The US dollar has had a strong month since President-elect Donald Trump’s win in early November.
The greenback rose against most major developed and emerging market currencies and as of Friday is hovering around 100.90.
At least part of that appreciation could be attributed to the markets reacting to Trump’s proposed fiscal policy initiatives.
And although it’s been in a somewhat consolidative position this past week, analysts argue that the greenback still has some room to roar going forward — and that will likely have reverberations throughout the global economy.
“Developments this week support the global reflection and curve steepening theme, tying in with our bullish USD view,” a Morgan Stanley team led by Hans W. Redeker wrote in a note to clients on Friday.
“The OPEC agreement should keep inflation expectations supported, while President-elect Trump’s Treasury secretary pick has suggested he would consider longer-end issuance, which would steepen the curve and support USD. While the USD rally has been substantial, positioning is not extreme,” they explained.
A strong dollar could be problematic for Americans
Perhaps more interesting than the dollar rally itself is what it actually means for companies and consumers going forward, since a stronger dollar can come with negative side-effects for US companies, especially those with heavy international exposure.
Effectively, if the greenback strengthens against another currency, then goods and services in the US become more expensive for people using those other currencies outside the states. Therefore, they might end up buying less of those American-made goods and services going forward, which is then bad for American producers.
Already some US companies and business owners have addressed this issue. On Monday, the Dallas Federal Reserve released its latest assessment of business activity in Texas, which includes comments from survey respondents. One respondent in food manufacturing pointed a finger at the peso, arguing that its weakness could spell bad news for his firm.
“The recent devaluation of the peso will make our products much less competitive in Mexico and much of Latin America. We could see a double-digit decrease in exports to this region,” the respondent said.
Moreover, respondents in the Federal Reserve’s recently released Beige Book, a complication of anecdotes on the economies of the Fed’s 12 districts, also commented on the downside of a strong dollar. In particular, some wondered whether tourism would remain strong if the currency continued to rally against other majors.
And last week in interview with CNBC’s “Squawk on the Street” on Wednesday, Meg Whitman, the CEO of Hewlett Packard Enterprise, addressed this issue as well:
“The currency headwinds are very real. Because when the dollar is strong, our goods are more expensive overseas. And so, let’s say someone in Europe was going to buy 1,000 servers, now maybe they’d only buy 800 because the dollar is so strong. So, listen, we’ve got to manage that. That’s part of our new reality. We’ve got to get our cost structure in line.”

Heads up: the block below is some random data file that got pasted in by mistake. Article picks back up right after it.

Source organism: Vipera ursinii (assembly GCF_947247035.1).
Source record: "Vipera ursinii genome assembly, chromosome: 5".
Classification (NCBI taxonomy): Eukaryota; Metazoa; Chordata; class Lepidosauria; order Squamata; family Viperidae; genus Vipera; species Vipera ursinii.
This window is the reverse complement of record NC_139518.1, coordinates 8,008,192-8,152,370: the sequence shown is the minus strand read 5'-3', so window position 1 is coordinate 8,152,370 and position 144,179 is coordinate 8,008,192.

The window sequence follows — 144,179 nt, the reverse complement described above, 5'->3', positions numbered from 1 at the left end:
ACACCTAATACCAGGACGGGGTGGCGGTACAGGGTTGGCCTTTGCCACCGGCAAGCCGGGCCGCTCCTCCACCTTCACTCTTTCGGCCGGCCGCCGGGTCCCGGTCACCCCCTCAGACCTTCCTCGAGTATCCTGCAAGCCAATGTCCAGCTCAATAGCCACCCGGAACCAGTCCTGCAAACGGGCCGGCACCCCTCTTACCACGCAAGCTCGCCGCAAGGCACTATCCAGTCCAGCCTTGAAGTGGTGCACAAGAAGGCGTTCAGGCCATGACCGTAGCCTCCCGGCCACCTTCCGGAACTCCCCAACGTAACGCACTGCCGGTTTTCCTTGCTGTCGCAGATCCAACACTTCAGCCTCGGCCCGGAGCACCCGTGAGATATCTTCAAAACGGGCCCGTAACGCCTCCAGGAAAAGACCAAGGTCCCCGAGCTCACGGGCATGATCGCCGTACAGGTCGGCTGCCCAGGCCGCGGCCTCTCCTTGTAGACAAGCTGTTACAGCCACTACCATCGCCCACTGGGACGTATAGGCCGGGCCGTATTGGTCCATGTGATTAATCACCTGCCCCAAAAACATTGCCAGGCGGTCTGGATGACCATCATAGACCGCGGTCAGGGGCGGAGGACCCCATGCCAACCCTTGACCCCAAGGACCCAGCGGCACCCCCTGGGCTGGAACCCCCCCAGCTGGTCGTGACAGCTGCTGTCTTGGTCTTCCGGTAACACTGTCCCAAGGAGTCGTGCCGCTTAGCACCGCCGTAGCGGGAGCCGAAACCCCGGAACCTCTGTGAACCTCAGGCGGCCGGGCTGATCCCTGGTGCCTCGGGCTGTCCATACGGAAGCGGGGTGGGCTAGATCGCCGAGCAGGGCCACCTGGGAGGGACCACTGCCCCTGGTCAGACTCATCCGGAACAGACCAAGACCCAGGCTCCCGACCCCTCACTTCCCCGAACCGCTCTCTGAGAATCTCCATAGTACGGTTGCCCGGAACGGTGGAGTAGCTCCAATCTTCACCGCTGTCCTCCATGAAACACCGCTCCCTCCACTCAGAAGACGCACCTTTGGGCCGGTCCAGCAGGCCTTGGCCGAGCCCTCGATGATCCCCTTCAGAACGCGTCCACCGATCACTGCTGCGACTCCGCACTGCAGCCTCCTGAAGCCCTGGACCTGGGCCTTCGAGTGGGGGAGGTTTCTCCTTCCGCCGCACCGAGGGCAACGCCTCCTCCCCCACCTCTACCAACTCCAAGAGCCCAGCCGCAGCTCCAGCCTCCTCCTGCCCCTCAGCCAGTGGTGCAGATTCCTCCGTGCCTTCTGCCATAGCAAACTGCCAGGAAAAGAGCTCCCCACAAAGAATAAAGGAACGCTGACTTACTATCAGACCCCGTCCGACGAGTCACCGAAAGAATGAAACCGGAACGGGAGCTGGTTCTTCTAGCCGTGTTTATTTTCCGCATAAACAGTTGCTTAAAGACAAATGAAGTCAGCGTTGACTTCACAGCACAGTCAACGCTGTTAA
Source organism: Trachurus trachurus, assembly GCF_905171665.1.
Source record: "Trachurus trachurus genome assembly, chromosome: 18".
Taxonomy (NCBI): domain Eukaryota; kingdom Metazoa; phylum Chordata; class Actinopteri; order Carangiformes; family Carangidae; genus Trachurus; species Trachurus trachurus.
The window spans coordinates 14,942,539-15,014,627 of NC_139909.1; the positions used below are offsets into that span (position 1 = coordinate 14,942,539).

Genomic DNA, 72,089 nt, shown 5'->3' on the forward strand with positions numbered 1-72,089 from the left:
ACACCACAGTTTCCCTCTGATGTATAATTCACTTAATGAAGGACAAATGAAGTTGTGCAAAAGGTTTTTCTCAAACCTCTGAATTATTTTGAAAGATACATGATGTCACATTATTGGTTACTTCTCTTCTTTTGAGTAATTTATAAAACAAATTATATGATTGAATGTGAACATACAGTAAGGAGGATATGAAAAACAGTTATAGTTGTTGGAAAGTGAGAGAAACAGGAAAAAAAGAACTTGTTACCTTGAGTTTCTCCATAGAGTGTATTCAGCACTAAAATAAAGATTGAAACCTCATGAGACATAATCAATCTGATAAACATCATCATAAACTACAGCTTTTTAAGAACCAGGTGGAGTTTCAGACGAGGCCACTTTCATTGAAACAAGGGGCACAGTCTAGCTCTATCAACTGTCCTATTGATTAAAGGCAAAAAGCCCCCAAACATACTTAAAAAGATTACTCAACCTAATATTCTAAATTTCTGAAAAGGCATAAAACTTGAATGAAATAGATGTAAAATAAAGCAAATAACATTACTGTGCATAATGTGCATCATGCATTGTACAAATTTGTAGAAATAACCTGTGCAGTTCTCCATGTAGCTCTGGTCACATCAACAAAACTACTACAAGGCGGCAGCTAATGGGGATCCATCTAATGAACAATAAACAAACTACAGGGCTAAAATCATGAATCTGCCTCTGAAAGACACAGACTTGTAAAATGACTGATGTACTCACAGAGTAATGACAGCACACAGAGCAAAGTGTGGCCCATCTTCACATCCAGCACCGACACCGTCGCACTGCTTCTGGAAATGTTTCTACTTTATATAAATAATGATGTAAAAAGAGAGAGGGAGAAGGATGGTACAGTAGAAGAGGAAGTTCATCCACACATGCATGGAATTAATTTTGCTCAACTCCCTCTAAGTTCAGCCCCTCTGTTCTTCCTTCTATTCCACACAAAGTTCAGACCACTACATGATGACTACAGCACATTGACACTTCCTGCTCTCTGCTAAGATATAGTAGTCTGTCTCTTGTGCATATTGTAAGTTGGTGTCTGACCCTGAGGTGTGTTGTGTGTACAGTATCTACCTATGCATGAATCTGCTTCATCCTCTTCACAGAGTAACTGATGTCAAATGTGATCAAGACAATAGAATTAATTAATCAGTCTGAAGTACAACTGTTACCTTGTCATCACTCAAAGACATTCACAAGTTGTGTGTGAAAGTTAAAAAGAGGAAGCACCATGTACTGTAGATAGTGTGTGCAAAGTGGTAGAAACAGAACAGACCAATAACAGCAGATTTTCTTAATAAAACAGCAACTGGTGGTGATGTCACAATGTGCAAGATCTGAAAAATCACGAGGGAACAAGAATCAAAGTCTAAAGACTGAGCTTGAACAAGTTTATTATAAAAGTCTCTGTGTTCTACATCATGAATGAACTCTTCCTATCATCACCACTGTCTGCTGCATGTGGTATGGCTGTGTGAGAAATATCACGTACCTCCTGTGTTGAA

Even before this recent dollar rally, US companies have been blaming the stronger dollar for weaker profits over the last few quarters.
A stronger dollar also can hurt those abroad
Although the US is no longer the sole dominant economic hegemon, the dollar is still the main currency used on the global stage.
In light of the appreciation, bank economists and analysts are starting to think about the possibility of a global dollar shortage in the near future, as Business Insider’s Matt Turner wrote earlier this week.
A stronger dollar stands to wedge companies that borrowed in dollars into an uncomfortable position: not only is it harder to repay the debt, but it’s also harder to roll over loans when they come due.
“As non-US borrowers struggle to roll a gigantic stock of USD-denominated debt, the cross-currency complex will be a channel of stress,” Societe Generale said in a 124-page opus on the outlook for the fixed income markets.
“The challenge looks even fiercer for non-US borrowers who have borrowed in USD (dollar strength will make it harder to repay the debt). There are plenty of them, as the outstanding of USD-denominated credit to the rest of the world has more than doubled over the past 10 years to nearly USD 10trn,” the bank added.
On the bright side…
Of course, it’s not all doom and gloom; a stronger dollar also happens to be great news for American consumers.
The thinking here is the reverse of the above mentioned problems for US companies with a lot of international exposure: If the greenback strengthens against another currency, then goods and services in the other country become cheaper for Americans. And, therefore, they might end up buying more going forward.
So if you’ve been thinking of taking a vacation to Europe or Japan, now’s probably a good time to go. You’ll get the most bang for your buck.
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